For the last week or so a certain action sports mountain bike video became viral, not only because of the performance of the rider in the video itself but also due to the way the whole thing was filmed. This piece is definitely unique as it’s the first full segment in a mountain bike film that was captured in a single, continuous shot in a very atypical manner, considering the conventional ways action sports are generally filmed.
Before we see the behind the scenes footage, let’s first retrieve the video that already generated almost 2 million views on YouTube where the famous slopestyle mountain bike rider Brandon Semenuk rolls down a custom trail while the camera seemingly follows his performance.
Unlike many other similar projects where action sports events are usually captured from multiple angles, this segment was entirely filmed with a single camera mounted on a high-end 5-axis gyro-stabilized platform called the GSS C520.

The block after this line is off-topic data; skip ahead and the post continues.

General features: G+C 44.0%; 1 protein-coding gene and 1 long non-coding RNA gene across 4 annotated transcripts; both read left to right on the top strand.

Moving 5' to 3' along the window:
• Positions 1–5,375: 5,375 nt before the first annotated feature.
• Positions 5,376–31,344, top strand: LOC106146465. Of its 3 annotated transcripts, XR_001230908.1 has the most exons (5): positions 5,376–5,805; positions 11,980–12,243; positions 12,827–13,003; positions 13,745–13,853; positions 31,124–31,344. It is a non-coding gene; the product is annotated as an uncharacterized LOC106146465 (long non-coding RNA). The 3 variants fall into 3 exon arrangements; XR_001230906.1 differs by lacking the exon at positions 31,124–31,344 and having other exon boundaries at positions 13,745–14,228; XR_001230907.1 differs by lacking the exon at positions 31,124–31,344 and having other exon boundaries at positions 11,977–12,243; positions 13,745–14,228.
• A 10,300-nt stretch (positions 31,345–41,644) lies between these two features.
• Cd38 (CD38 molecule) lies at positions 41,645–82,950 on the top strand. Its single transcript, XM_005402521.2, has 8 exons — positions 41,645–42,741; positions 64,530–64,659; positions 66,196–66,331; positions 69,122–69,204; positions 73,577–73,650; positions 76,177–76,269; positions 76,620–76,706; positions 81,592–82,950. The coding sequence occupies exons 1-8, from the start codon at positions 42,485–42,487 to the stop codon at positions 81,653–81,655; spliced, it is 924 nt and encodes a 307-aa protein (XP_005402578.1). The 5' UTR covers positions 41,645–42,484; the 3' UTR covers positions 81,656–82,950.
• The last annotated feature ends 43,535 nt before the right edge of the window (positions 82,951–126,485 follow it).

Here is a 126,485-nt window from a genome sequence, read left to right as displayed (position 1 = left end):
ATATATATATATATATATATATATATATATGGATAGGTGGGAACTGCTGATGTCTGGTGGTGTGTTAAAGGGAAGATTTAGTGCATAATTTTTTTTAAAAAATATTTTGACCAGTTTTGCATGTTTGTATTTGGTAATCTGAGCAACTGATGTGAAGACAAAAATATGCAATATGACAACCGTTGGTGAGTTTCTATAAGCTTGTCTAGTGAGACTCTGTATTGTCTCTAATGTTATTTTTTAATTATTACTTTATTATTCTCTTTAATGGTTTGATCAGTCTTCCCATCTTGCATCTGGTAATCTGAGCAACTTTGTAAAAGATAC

You’d normally see this system up in the air mounted on a helicopter or drone carrying Arri Alexa XT Ms, Red Epics, Sony PMW-F55s and other high-end cameras, however in this case, it was mounted on a truck.
As we can see, the planning and work that was done in advance for this project to capture the given 4-minute piece was massive and mind-boggling, to say the least. The team made a custom parallel road for the truck to be able to follow the rider down the hill and keep him in the frame. Furthermore, the crew of four – a driver, a camera operator, a focus puller, and the director himself – spent 10 days on rehearsing the shot.
Many people wonder wouldn’t it be much easier if they mount the camera on a drone and capture the whole thing in a couple of hours, rather than spending a whole month, but I’m sure that using this exact technique brought the aesthetics and dynamics of the segment that made it so special and distinctive in the end.
I also tend to believe that you can get similar results (with a lot of practice and experience) if you use a (big and expensive) UAV instead, yet it wouldn’t be much different from the hundreds (or even thousands) other action sports videos that have been shot this way.
Ultimately, the above behind the scenes footage is another great example showing how much planning, time, and resources usually it takes to put together a project on that scale. The final piece may run for three or four minutes, but often it may take days or even months to be completed.
The film “unReal” is available for download on iTunes here, and “Yes” it’s definitely worth watching.
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